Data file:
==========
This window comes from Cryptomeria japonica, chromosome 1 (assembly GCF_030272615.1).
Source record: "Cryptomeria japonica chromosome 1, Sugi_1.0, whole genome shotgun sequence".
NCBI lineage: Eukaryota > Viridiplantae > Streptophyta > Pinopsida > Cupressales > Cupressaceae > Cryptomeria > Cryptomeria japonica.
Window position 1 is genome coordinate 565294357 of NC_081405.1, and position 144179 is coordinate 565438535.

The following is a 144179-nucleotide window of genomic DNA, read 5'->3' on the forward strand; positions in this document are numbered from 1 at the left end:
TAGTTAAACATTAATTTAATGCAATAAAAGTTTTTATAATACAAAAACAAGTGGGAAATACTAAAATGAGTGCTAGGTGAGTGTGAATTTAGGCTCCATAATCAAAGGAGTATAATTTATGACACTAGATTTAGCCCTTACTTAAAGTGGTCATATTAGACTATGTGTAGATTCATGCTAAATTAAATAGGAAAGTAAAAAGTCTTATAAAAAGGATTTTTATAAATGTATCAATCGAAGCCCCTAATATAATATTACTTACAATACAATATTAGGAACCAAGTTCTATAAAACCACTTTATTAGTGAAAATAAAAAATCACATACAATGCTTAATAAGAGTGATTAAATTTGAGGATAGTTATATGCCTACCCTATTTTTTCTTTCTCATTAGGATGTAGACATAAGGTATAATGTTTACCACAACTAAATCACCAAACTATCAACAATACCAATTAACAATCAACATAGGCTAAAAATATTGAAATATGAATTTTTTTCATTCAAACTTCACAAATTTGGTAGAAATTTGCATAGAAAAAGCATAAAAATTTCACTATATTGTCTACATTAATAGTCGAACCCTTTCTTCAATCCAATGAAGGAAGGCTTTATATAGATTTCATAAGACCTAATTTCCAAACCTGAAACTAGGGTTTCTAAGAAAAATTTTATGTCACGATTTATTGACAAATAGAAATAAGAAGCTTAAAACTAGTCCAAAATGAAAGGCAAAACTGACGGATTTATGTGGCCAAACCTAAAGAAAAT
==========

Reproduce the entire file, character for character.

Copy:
This window comes from Cryptomeria japonica, chromosome 1 (assembly GCF_030272615.1).
Source record: "Cryptomeria japonica chromosome 1, Sugi_1.0, whole genome shotgun sequence".
NCBI lineage: Eukaryota > Viridiplantae > Streptophyta > Pinopsida > Cupressales > Cupressaceae > Cryptomeria > Cryptomeria japonica.
Window position 1 is genome coordinate 565294357 of NC_081405.1, and position 144179 is coordinate 565438535.

The following is a 144179-nucleotide window of genomic DNA, read 5'->3' on the forward strand; positions in this document are numbered from 1 at the left end:
TAGTTAAACATTAATTTAATGCAATAAAAGTTTTTATAATACAAAAACAAGTGGGAAATACTAAAATGAGTGCTAGGTGAGTGTGAATTTAGGCTCCATAATCAAAGGAGTATAATTTATGACACTAGATTTAGCCCTTACTTAAAGTGGTCATATTAGACTATGTGTAGATTCATGCTAAATTAAATAGGAAAGTAAAAAGTCTTATAAAAAGGATTTTTATAAATGTATCAATCGAAGCCCCTAATATAATATTACTTACAATACAATATTAGGAACCAAGTTCTATAAAACCACTTTATTAGTGAAAATAAAAAATCACATACAATGCTTAATAAGAGTGATTAAATTTGAGGATAGTTATATGCCTACCCTATTTTTTCTTTCTCATTAGGATGTAGACATAAGGTATAATGTTTACCACAACTAAATCACCAAACTATCAACAATACCAATTAACAATCAACATAGGCTAAAAATATTGAAATATGAATTTTTTTCATTCAAACTTCACAAATTTGGTAGAAATTTGCATAGAAAAAGCATAAAAATTTCACTATATTGTCTACATTAATAGTCGAACCCTTTCTTCAATCCAATGAAGGAAGGCTTTATATAGATTTCATAAGACCTAATTTCCAAACCTGAAACTAGGGTTTCTAAGAAAAATTTTATGTCACGATTTATTGACAAATAGAAATAAGAAGCTTAAAACTAGTCCAAAATGAAAGGCAAAACTGACGGATTTATGTGGCCAAACCTAAAGAAAAT